Do you ever question God? Have you ever thought, “Why me Lord?” How about, “What are you doing God?” Have you ever been in a position where the burden felt so heavy? Have you ever felt alone? Have you ever wondered if there was anyone who cared? Have you ever hurt so bad that it made you question if God was real? If you claim Jesus as your Savior, is God so real to you that He is the first one you call out to in the storms of life? Maybe as you read this dialogue between God and Job, you will come to know the One who laid the foundation of the earth. The One who has commanded the morning since the beginning of time, the One who has knowledge of the gates of death, and the One who established the ordinances of the heavens. Maybe you have heard about Jesus your whole life, but you have not yet seen who He is, Job’s response is the Gospel message, “Now my eye sees You; therefore, I despise myself, and repent in dust and ashes.”

Life by no means is an easy thing, but when we have God, we can rest assured no matter how hard the storm, we have a God that will answer! Knowing God also means that we recognize how big He is and how small we are. He gets all the Glory!

Obey | Who?

Obey | Devotion #1: Who?
John Carter | Director of Finance & HR

Have you ever set expectations for someone? Do you have expectations for your employee, spouse, or child? Have you asked your kid to clean their room before they start playing a video game or computer game? You go outside to work in the yard, come back in, and you see them playing on the computer. You ask your kid, “Hey, did you get the room cleaned?” His response, “Yeah, of course, I did.” When you go up there, you can tell they have picked up some things, but it was not quite to your expectations.

One of the major causes of conflict is missed expectations. If you have never experienced such a thing, give it time because it will inevitably happen to you. It can even happen when you purchase products. You think you are getting one thing and then when you get it in your hand it not quite what you expected.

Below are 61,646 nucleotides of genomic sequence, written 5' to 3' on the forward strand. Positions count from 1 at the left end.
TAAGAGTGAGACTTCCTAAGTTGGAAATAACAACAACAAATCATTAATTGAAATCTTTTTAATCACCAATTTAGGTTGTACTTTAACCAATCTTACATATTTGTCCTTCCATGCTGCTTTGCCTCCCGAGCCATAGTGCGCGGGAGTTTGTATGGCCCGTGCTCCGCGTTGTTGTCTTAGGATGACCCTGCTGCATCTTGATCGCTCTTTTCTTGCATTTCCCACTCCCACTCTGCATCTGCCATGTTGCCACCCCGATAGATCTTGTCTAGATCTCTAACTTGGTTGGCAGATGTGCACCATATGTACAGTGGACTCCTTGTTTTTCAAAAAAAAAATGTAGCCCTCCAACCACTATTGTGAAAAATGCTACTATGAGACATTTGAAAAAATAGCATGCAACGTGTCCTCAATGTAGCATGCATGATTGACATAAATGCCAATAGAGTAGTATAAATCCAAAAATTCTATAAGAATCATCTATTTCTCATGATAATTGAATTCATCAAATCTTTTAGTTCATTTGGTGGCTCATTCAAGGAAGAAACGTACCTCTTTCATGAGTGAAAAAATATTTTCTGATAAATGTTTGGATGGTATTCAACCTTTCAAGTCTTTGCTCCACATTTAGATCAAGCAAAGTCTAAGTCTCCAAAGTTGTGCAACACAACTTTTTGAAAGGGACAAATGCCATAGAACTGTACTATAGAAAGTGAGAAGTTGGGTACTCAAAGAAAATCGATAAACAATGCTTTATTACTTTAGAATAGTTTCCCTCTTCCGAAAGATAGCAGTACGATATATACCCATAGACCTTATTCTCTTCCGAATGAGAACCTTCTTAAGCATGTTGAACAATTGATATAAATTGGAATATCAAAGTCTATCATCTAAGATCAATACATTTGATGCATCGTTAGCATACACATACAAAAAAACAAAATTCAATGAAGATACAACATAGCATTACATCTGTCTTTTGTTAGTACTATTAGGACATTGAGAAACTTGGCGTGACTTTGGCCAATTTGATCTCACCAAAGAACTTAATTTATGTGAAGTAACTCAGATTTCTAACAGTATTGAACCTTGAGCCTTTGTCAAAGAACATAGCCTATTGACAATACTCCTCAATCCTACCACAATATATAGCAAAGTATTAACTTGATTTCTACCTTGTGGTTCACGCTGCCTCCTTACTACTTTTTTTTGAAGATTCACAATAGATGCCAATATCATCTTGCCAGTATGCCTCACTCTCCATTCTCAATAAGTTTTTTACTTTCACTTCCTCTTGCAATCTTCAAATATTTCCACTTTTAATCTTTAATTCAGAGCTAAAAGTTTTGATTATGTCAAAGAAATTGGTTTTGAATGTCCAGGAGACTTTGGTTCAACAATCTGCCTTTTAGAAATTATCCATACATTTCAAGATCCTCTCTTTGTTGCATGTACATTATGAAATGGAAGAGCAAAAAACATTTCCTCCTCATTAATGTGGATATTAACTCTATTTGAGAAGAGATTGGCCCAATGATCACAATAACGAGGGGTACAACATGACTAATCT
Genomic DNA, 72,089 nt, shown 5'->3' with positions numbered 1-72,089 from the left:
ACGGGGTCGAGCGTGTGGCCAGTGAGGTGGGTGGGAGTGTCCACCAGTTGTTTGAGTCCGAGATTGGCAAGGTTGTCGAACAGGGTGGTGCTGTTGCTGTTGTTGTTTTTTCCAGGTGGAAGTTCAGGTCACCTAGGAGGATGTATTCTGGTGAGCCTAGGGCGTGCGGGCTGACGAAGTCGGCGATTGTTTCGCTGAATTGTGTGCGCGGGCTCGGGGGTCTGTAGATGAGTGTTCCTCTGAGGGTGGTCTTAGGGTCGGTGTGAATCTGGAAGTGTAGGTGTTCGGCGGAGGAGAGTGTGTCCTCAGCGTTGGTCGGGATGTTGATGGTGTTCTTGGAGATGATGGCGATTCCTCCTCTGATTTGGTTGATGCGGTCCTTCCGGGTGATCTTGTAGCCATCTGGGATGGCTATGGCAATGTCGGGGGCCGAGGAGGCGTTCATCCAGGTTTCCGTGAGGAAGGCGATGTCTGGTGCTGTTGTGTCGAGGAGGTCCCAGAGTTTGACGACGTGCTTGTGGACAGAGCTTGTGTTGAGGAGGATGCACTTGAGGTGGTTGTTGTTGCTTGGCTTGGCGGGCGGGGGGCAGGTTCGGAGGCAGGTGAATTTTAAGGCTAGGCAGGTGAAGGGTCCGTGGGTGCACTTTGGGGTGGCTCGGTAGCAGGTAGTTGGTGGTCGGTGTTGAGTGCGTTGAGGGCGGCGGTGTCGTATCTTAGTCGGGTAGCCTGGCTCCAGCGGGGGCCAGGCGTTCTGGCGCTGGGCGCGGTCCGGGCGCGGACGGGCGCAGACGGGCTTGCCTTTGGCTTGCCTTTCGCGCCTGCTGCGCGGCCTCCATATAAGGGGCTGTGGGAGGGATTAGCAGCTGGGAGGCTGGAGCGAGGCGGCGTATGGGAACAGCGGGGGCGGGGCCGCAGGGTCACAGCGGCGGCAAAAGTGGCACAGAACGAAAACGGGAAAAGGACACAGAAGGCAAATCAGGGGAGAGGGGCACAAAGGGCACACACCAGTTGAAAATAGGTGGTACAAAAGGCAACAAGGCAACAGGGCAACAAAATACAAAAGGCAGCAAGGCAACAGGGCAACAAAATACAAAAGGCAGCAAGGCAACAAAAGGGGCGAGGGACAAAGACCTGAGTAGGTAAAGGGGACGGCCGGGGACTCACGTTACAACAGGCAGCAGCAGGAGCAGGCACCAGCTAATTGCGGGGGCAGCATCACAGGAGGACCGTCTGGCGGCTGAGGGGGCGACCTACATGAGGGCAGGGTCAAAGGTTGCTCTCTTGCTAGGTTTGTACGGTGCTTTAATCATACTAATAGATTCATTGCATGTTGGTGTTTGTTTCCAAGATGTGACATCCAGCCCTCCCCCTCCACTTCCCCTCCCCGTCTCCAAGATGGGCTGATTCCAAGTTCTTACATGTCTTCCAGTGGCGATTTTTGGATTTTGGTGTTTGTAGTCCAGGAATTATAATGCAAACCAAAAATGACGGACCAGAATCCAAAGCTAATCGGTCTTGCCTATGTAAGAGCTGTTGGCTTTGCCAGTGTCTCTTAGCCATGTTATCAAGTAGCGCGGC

I am sure you can relate one way or another to this idea of missed expectations. The disciples experienced this “miss expectation” after the cross. Their whole expectation was that Jesus would redeem them from Roman rule. They were probably surprised that Jesus was arrested and even more so that He was crucified. It is interesting to read the Gospel accounts of when Jesus returns to the Eleven to reiterate His expectations to His closest friends.

Mark’s account is most interesting to me. The passage says, Jesus found the eleven disciples reclining at a table, He then rebuked them because they did not believe what others had said about Him rising from the dead. Jesus Himself said He would rise again on the third day (Matthew 16:21). Jesus set the expectation, but there were a few of the Eleven that missed it. Jesus sets the expectation of what He wants His disciples to do. If you have been in church for any amount of time, the “Great Commission” is something you have heard before.

Read the following passages:
Matthew 28:16-20
“Now the eleven disciples went to Galilee, to the mountain to which Jesus had directed them. And when they saw him they worshiped him, but some doubted. And Jesus came and said to them, ‘All authority in heaven and on earth has been given to me. Go therefore and make disciples of all nations, baptizing them in the name of the Father and of the Son and of the Holy Spirit, teaching them to observe all that I have commanded you. And behold, I am with you always, to the end of the age.’”

Mark 16:14-16
“Afterward he appeared to the eleven themselves as they were reclining at table, and he rebuked them for their unbelief and hardness of heart, because they had not believed those who saw him after he had risen. And he said to them, ‘Go into all the world and proclaim the gospel to the whole creation. Whoever believes and is baptized will be saved, but whoever does not believe will be condemned.’” 

Luke 24:35-39; 46-49